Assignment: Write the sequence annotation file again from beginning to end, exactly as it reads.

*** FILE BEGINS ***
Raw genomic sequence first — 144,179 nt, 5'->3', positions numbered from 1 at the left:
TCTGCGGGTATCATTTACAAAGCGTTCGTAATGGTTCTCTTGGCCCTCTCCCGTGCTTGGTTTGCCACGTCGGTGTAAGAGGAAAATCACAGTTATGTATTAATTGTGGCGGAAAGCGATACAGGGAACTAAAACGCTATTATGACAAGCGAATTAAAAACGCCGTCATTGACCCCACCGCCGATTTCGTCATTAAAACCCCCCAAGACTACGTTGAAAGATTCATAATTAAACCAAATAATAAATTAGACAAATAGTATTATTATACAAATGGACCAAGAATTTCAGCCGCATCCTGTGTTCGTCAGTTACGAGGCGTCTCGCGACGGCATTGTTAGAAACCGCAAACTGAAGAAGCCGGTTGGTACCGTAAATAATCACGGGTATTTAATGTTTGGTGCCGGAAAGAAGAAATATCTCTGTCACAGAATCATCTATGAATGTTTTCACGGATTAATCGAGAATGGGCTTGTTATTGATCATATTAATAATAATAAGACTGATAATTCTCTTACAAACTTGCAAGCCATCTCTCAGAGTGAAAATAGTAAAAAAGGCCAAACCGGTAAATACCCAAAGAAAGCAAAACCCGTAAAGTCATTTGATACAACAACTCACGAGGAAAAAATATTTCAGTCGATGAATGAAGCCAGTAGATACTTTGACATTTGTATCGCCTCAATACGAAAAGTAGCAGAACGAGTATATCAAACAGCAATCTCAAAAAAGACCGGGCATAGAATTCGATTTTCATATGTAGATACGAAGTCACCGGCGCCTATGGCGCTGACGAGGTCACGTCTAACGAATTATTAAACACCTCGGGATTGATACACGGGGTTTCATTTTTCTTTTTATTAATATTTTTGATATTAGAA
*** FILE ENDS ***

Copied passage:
Raw genomic sequence first — 144,179 nt, 5'->3', positions numbered from 1 at the left:
TCTGCGGGTATCATTTACAAAGCGTTCGTAATGGTTCTCTTGGCCCTCTCCCGTGCTTGGTTTGCCACGTCGGTGTAAGAGGAAAATCACAGTTATGTATTAATTGTGGCGGAAAGCGATACAGGGAACTAAAACGCTATTATGACAAGCGAATTAAAAACGCCGTCATTGACCCCACCGCCGATTTCGTCATTAAAACCCCCCAAGACTACGTTGAAAGATTCATAATTAAACCAAATAATAAATTAGACAAATAGTATTATTATACAAATGGACCAAGAATTTCAGCCGCATCCTGTGTTCGTCAGTTACGAGGCGTCTCGCGACGGCATTGTTAGAAACCGCAAACTGAAGAAGCCGGTTGGTACCGTAAATAATCACGGGTATTTAATGTTTGGTGCCGGAAAGAAGAAATATCTCTGTCACAGAATCATCTATGAATGTTTTCACGGATTAATCGAGAATGGGCTTGTTATTGATCATATTAATAATAATAAGACTGATAATTCTCTTACAAACTTGCAAGCCATCTCTCAGAGTGAAAATAGTAAAAAAGGCCAAACCGGTAAATACCCAAAGAAAGCAAAACCCGTAAAGTCATTTGATACAACAACTCACGAGGAAAAAATATTTCAGTCGATGAATGAAGCCAGTAGATACTTTGACATTTGTATCGCCTCAATACGAAAAGTAGCAGAACGAGTATATCAAACAGCAATCTCAAAAAAGACCGGGCATAGAATTCGATTTTCATATGTAGATACGAAGTCACCGGCGCCTATGGCGCTGACGAGGTCACGTCTAACGAATTATTAAACACCTCGGGATTGATACACGGGGTTTCATTTTTCTTTTTATTAATATTTTTGATATTAGAA